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Jonathan Reveals How INEC Worked Against Him in 2015 Elections
He made this known during the launch of his book: ‘My Transition Hours’ on Tuesday, November 20.
According to the Bayelsa born, the same INEC which ‘he strengthened’ had fully delivered materials for elections to the North but did not do same to other zones.
“For some inexplicable reason, the INEC had been able to achieve near 100 percent distribution of Permanent Voter Cards (PVCs) in the north, including the north east, which was under siege with Boko Haram insurgency but failed to record a similar level of distribution in the south which was relatively more peaceful.”
“Social media was filled with all manner of stories, pictures and videos. I had settled in my mind that I was not going to be the sitting president pointing out these infractions and accusing the opposition and the very INEC I helped to strengthen.
“The world saw my ordeal at the polling unit in my community in Bayelsa State, where the card reader refused my PVC even after we tried repeatedly during accreditation.
“And it was the same with my wife and my mother. It was a moment that exposed the shortcomings of INEC,” Jonathan said adding that he conceded defeat for three reasons, one being his personal belief while the other was to avoid a past predictions of the United States intelligence that Nigeria would break apart.
The third, according to him, was a statement credited to President Muhammadu Buhari that dogs and baboons would be “soaked in blood” if 2015 elections did not go the way he desired.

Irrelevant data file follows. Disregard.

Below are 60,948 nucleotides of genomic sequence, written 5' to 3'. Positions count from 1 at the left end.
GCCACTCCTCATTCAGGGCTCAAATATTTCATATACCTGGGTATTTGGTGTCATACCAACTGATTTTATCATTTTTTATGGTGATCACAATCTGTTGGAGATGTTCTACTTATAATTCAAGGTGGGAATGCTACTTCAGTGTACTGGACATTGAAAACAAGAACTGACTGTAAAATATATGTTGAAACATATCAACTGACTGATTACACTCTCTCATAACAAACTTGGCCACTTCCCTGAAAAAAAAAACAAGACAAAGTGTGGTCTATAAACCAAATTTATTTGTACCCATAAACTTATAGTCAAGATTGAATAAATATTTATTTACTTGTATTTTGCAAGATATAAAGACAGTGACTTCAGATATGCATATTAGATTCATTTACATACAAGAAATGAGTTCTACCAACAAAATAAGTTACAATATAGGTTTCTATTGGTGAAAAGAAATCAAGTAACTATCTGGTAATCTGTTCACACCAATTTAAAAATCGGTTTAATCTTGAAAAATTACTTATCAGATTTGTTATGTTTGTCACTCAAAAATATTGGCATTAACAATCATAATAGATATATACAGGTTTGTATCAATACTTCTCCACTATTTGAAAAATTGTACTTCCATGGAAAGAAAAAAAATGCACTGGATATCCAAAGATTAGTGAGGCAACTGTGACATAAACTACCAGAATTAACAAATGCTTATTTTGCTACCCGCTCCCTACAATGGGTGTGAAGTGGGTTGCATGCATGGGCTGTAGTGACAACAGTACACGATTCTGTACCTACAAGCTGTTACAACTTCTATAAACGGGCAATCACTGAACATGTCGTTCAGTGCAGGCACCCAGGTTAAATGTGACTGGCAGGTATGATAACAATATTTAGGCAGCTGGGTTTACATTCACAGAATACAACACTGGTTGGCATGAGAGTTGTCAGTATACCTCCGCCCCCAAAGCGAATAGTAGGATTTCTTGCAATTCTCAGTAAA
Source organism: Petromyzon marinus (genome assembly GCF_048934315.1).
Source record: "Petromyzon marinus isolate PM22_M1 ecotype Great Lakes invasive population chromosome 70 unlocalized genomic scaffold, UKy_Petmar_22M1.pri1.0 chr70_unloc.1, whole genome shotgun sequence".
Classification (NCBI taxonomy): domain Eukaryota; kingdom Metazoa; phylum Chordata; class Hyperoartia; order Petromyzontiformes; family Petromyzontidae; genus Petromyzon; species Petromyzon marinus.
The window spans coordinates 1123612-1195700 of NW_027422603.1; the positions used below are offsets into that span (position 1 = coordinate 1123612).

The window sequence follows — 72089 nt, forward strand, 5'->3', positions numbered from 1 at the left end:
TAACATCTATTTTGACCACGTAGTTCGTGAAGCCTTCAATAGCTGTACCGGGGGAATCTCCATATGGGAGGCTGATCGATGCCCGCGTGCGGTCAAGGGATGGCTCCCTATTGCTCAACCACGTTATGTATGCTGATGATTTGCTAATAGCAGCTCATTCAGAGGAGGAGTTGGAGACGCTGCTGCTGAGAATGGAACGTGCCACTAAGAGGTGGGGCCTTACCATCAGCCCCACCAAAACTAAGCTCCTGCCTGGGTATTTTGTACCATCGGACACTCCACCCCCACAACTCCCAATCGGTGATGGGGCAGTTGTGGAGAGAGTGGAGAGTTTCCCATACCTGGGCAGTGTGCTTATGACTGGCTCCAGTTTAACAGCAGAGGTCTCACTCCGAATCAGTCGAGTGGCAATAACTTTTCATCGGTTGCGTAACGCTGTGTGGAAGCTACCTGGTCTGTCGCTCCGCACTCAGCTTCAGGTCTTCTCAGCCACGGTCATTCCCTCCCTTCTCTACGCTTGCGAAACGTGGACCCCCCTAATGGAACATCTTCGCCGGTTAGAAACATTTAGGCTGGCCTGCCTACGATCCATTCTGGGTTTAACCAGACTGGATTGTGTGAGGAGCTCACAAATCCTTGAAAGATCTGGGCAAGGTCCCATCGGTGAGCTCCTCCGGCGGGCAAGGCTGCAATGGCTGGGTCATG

“I knew what was coming the day before I called General Muhammadu Buhari. I had reports on the polls around the country. It was clear the results were not going to favour me.
“There were series of problems with card readers, resulting from widespread technical hitches leading to the non-uniform application throughout the country.
“However, I was heading towards peace. Stopping the election on voting day would have been like detonating an atomic bomb,” he said.
Furthermore, Jonathan said shortly after he finished voting on March 28, he left Bayelsa for Abuja to monitor the rest of the exercise adding that he was sure violence would have broken out in some areas if he did not place that call to Buhari.
“The country was tensed. I had to do something. I could no longer wait for the collation of final results. The pressure on the country was palpable.
“In Lagos, people were ready to burst loose on the streets and in the north, the stage was set for envisaged violence. One of my party’s agents at the INEC national collation centre in Abuja, Elder Godsday Orubebe, eventually got into a heated argument with the INEC chairman, Prof Attahiru Jega,” he said.